Aircraft are still hard to find and good ones even harder. This places a unique burden on the buying process. When do you decide that the aircraft you are pursuing is not worth pursuing? In the appraisal world, a term that is used for determining value is the price a willing seller and a willing buyer would pay for the item being appraised. Learn the red flags and how to know when to hold and when to fold when going through the buying process for an aircraft. You want a plane and perhaps even have a tight in-service timeline. You are ready and perhaps have already missed one or two suitable aircraft. As a buying agent, you are getting the message that they are now eager. But being too eager can cause problems. It is your job, as the buying agent, to place reason back into the purchase process. We went through this in 2021 with a strong seller's market with sellers demanding they would not allow any sort of pre-buy. This is reckless and can be a source of huge amounts of money spent cleaning up the aircraft. In my opinion, I also think it is reckless by the seller to not allow at least some kind of pre-buy.RELATED STORIES:Business jet deliveries stabilize in 2022Everything you need to know about aircraft maintenance when you are buying a planeThankfully most of that is behind us. However, there are factors, or red flags, in today's market that still can be a reason to pump the brakes or even walk away. The phrase used by economists is "sunk costs". You have spent so much time and energy that to walk away feels like a big loss. The question becomes, but is it really? The more important question is were there enough signs that you should have walked before experiencing the sunk costs?
In the offer and Letter of Intent (LOI) phase, we like to call that the dating phase of the process. If the dating phase is not going well, the engagement phase is more than likely not going to get better. And likely, the final marriage stage during the pre-buy will be rough. Excessive demands on that initial dating phase are not going to get any easier as the deal progresses. There is nothing wrong with negotiating a strong LOI with details and timelines. That is the best time for everyone to make sure they are on the same page and can lead to a fair purchase agreement and a smooth pre-buy and eventual closing.However, if the demands are excessive and one-sided it should be a red flag. If they are unwilling to be fair at this stage of the game it will not get better when you get to the final contract and later when there are airworthy squawks. Sometimes sellers and their brokers like to put up a strong front trying to limit expectations. Often, this is just a negotiating tactic to try and limit the asks in the LOI and pre-buy. But if you sense they are serious, be prepared for a very difficult transaction. This might be the time to just back away and patiently find a willing seller. In other words, fold'em.Another red flag is when the seller tells you that they will only accept their purchase agreement they have used and with no changes. Perhaps it is fair, but perhaps it is very one-sided. If this is their plan, then you need to see their agreement before you get to the LOI and deposit stage because there just might be some items that your legal department cannot live with. It is better early to find out if it will work. It may cost a little extra in legal fees but you have not wasted time and possibly missed another aircraft that comes on the market while wasting time on a potential dead end.Buy an aircraft today on GlobalAir.com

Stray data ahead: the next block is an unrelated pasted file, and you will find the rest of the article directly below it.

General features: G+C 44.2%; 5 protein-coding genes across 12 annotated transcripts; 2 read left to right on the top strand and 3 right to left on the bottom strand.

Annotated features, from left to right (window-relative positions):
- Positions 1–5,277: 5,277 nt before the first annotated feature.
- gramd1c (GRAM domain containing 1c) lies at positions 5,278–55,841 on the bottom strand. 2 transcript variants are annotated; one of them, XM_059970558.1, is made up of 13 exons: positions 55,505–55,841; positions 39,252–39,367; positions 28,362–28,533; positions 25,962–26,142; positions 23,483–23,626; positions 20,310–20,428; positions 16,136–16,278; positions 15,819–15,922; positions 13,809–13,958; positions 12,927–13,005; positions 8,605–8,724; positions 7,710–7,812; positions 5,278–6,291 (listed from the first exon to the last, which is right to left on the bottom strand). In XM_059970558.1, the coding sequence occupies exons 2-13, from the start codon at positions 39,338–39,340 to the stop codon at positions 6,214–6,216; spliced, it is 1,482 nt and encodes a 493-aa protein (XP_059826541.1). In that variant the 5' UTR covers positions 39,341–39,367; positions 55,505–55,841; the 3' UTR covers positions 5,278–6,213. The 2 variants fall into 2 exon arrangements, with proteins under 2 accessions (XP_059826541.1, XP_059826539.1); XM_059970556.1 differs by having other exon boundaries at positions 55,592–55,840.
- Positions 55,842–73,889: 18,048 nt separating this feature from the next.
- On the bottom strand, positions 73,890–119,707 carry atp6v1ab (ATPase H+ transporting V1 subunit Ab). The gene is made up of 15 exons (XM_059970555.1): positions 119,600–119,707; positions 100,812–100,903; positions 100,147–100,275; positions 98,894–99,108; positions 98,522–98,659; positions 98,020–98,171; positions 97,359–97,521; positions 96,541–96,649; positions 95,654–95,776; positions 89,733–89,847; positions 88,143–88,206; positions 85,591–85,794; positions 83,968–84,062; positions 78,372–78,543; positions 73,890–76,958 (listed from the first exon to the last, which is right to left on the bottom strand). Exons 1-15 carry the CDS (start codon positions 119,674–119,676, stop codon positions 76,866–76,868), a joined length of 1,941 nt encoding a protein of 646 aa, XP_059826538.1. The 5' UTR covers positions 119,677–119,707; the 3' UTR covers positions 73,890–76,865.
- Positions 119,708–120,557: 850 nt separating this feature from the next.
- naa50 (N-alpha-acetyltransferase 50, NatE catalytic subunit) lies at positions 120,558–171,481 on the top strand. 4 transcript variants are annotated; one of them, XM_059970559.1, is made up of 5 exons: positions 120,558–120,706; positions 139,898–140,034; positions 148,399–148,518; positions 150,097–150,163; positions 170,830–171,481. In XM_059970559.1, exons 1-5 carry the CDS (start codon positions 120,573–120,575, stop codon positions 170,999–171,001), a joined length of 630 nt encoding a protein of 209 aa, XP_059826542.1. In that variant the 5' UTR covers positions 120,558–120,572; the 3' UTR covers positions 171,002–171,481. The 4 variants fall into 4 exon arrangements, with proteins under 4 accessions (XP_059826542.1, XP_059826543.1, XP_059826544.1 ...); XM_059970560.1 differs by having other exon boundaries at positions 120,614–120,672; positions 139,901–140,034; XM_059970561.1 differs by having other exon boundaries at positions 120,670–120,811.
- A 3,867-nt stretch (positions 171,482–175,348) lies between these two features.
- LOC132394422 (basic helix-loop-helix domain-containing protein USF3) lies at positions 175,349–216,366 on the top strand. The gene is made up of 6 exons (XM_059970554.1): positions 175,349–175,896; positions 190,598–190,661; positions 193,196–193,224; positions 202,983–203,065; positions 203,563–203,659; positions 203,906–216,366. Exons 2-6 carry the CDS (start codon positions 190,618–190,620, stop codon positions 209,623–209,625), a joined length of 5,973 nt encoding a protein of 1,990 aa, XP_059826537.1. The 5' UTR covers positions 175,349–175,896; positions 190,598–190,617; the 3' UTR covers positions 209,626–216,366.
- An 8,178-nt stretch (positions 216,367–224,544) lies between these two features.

A possible flag is the seller is having difficulty in getting standard items, like CAMP reports. They are easy to run and can help the buyer prepare for their visual inspection and high-level log book review. Another caution is not allowing any pre-buy. However, placing restrictions limiting a normal pre-buy can also be a red flag. Claiming that the aircraft just came out of major maintenance does not always mean that the particular inspection inspected a particular area of the aircraft that is prone to issues, for example, the wet areas. Not all major inspections are designed to find areas that may be of concern for that make and model of aircraft at that inspection interval.Until you know the full scope of the work order you will not know. Along these lines, if the seller is insistent on the inspection being the pre-buy, they should be willing to share the full work scope and findings in the work order. As a reminder, the work order may point to items that are marginal but do not show up in the log books. While they are not airworthy as they are signed off, it is good to know what they are and possible large expenses that might come up soon. These could be big enough to change your valuation.
The bottom line is, before you get in too deep and your "sunk costs" get too high, it might just be better to pass and wait for a better opportunity.